Until Next Time,
Almond Girl

Comments

Popular posts from this blog

Almond by-products

When people think of almond uses they tend to just think of using the almond meat. Almonds have multiple by-products actually. When almonds are processed at the huller the almond meat is separated from the hull and shell. The hulls, shells and hash are also sold and used.

Almond hulls are the green out most layer of the almond while on the tree. The hull is what splits and starts the countdown to harvest. Once the almond has dried in the field, the hull also dries and begins to separate from the almond. At the huller, they remove the hulls and stock pile them until sold. Almond hulls are sold for animal feed, most commonly dairy feed. The hulls actually add nutrition to the animals diet and aid in healthy milk production. Growing up on my family's farm, we used the hulls to feed our breeding sheep. It was cheaper than grain, helped to add nutrition to the animal diet and while filled them up faster.

Almond shells are the hard layer between the hull and the almond meat. …

Thankful for my family

With all the hate, crime and devastation in the world these days I have found myself in need of love and joy. To me, November is the perfect month to reflect on what we are thankful for. I think we all need to stop and take time to appreciate what we have. There is too much negativity to sometimes find the light, as I have written about before. So this month, I challenge you all to stop what you are doing and take some time to be thankful and appreciate the world around you.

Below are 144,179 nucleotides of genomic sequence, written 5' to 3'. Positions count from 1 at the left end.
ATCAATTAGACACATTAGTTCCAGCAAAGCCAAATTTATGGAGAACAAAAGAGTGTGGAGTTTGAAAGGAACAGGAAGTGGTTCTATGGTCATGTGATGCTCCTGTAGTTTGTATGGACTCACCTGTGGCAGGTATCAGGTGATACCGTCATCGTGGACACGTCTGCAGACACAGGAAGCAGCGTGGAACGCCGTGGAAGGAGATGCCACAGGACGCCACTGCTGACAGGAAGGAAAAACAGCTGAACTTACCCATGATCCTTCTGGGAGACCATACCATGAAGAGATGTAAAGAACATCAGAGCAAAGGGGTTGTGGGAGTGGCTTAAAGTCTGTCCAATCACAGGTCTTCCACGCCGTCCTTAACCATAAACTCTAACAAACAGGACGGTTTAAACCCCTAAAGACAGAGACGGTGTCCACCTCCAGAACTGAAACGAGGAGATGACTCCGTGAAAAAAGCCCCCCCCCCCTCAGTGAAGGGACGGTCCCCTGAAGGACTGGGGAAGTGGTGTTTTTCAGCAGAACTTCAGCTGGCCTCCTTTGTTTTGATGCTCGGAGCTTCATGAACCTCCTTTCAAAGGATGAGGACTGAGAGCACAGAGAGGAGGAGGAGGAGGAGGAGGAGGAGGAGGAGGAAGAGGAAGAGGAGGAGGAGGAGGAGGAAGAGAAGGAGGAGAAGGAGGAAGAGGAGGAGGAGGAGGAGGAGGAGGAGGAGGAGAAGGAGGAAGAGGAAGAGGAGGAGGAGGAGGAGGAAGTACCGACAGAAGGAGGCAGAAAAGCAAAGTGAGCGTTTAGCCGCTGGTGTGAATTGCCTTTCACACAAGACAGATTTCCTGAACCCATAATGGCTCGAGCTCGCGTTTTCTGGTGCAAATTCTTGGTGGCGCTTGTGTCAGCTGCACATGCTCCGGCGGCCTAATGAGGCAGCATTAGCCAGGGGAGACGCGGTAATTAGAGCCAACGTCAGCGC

To help me spread some love and happiness I thought I would do a fun thankful Thursday giveaway post every week this month of November. Every week, I will post something I am thankful for and challenge you to think of something you are thankful for. The idea is to appreciate what we have and stop thinking of all the negative that surrounds us. Thanksgiving and Christmas are happy holidays were we should be thankful and not be dwelling on negative things.
Every week this month, I will share something I am thankful fo…

Almond varieties

Did you know there are over 30 different varieties of almonds grown commercially?! All have their own unique purpose, size, and shape. Most almond farmers, have multiple varieties in the same orchard, the most popular being nonpareil. Nonpareil is the prettiest almond, most widely produced and comes with the biggest return back to the grower. But we can't all farm nonpareils, they need to be pollinated somehow. Almonds typically need at least two varieties in an orchard because the almond flower cannot pollinate itself like other fruit trees can. We learned about that with the almond bloom and bee blog!! So we have pollinator varieties that complement other varieties and offer their own unique purpose. I am going to outline a few of the more widely grown varieties for you, but feel free to check out The Almond Board of California's full guide.


Nonpareil has the most uses and purposes of any other nut. It can be used in raw form, blanched, processed or anything you …